Arts funding is back in the headlines, as the Government is hit by the backlash from its Budget decision to restrict tax relief on donations to charity. Although the changes are almost certain to be enacted, they have united a front of opposition across politics, finance and the arts. MPs from all parties in opposition, albeit a minority on the Government benches, have publicly opposed the changes, while a coalition of senior figures from all the art forms has written a ‘Give It Back George’ letter to the Chancellor.
At the same time, a lower profile coalition has been building in opposition to another set of Budget proposals: the imposition of the full VAT rate on repairs to listed buildings. Although receiving less press attention, this 20 percent increase in the cost work on everything from cathedrals to private houses, has infuriated the historic environment sector which had, ironically, spent many years campaigning unsuccessfully for VAT to be abolished altogether.
These two tax changes are significant, not just because of their direct impact on, philanthropy and the historic environment. They also mark the moment the relationship between the Government and the wider cultural sectors shifted. Before the 2012 Budget, the debate has been strangely subdued, with arguments over the rights and wrongs of funding cuts undermined by the “Well, what do you want us to do? Cut health?” context for any debate over cuts. It was a case of either accepting or rejecting the entire public sector cuts programme.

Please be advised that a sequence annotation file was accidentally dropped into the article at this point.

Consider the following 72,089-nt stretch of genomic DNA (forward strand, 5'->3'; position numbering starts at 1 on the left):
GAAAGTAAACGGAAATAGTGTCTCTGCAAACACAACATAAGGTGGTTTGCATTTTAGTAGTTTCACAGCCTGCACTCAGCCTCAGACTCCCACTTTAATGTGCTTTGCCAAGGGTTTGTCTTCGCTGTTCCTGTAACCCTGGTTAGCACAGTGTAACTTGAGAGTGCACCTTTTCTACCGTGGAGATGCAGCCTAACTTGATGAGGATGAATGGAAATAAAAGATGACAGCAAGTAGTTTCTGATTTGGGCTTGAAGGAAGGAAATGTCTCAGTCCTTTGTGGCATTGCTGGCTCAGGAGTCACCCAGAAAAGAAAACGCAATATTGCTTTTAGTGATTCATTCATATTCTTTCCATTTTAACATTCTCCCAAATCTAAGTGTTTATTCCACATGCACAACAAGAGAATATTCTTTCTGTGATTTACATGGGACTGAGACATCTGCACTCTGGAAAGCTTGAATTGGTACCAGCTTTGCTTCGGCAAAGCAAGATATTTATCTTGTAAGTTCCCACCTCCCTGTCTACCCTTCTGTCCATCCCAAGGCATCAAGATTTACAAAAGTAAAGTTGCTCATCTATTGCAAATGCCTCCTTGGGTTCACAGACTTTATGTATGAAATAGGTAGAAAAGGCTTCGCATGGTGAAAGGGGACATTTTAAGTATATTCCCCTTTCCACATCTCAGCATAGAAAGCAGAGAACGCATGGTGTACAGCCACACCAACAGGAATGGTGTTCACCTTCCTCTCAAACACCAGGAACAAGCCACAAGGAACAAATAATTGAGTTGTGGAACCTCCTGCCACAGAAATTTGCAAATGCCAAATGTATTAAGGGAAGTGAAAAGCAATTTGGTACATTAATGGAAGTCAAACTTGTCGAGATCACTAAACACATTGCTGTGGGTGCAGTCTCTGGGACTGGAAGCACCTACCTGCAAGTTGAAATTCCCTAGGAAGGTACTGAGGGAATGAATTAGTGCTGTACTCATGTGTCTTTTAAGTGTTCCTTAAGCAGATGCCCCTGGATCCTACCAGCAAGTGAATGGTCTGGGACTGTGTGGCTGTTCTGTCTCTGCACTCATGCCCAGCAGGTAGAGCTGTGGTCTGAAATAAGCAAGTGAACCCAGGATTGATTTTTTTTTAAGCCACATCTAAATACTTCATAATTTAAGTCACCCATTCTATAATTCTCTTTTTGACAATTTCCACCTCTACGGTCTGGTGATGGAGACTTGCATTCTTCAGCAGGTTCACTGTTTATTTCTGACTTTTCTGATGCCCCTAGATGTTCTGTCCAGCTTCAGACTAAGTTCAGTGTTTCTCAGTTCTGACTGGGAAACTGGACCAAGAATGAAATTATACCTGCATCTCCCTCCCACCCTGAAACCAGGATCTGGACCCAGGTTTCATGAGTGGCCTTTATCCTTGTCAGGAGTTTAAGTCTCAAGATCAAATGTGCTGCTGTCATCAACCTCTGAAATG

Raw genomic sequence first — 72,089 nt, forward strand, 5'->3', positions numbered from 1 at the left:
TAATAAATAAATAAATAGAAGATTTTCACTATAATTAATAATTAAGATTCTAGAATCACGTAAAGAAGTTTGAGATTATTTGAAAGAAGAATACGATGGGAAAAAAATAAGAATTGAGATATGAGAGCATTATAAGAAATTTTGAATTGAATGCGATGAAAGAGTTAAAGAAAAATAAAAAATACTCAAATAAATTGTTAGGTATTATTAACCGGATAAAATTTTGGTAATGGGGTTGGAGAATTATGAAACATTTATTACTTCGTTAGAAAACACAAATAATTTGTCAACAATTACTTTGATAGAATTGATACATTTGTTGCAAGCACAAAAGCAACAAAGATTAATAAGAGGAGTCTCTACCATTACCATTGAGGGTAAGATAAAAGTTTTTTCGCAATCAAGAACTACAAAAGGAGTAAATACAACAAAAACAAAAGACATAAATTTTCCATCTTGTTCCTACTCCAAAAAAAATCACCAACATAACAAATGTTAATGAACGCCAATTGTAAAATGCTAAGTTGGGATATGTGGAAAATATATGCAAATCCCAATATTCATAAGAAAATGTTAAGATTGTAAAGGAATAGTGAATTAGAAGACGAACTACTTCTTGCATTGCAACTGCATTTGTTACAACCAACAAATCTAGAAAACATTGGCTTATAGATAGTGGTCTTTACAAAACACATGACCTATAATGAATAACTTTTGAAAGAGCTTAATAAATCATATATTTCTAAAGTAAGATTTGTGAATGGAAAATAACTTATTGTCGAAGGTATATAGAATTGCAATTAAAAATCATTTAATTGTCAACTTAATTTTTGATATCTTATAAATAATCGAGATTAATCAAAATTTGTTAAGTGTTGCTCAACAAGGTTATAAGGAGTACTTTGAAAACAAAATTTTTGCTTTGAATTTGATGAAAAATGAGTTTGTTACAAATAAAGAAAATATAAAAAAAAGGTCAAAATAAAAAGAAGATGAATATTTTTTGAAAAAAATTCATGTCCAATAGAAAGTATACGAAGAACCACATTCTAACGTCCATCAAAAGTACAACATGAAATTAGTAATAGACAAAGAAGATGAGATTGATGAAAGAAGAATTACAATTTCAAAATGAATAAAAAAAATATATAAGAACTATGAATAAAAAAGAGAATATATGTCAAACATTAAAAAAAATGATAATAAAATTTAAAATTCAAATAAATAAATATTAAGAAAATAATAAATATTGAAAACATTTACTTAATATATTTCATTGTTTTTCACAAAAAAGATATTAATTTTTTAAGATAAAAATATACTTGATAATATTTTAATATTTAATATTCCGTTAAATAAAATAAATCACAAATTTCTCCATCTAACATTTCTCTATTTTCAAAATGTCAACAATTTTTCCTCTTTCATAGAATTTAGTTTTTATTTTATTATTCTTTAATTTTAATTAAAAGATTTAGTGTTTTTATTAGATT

Now, however, George Osbourne’s united policy front has begun to fray at the edges. The Budget displayed a startling degree of incoherence, suggesting the strain of running a Coalition is undermining the smooth running of even the HM Treasury machine. Why develop a long-term philanthropy strategy for taking the strain on arts funding, and then directly disincentivise it? This will have a serious impact on overall giving: as Audiences UK has pointed out, almost half of all donations to the arts come from just 7 percent of donors. Nor, apparently, did Jeremy Hunt know about it in advance. It is also hard to see much benefit beyond short-term revenue raising in ensuring that fewer repairs to historic buildings take place in future.
This moment could prove to be tipping point, both for Government and the sector. The Government is reaching the mid-point of its term, and now that 2010’s commitments are mostly delivered it needs new ideas for the next two years, and for 2015 manifestos. In a year’s time it will be returning to listening mode. When it does, it should find a cultural sector with a new, louder voice. Cuts campaigns, for example on library closures, have been local while national voices have been weak. The financial bombshells that exploded in the Budget should ensure the sector wakes up to common threats, stops apologising and begins to get its voice heard.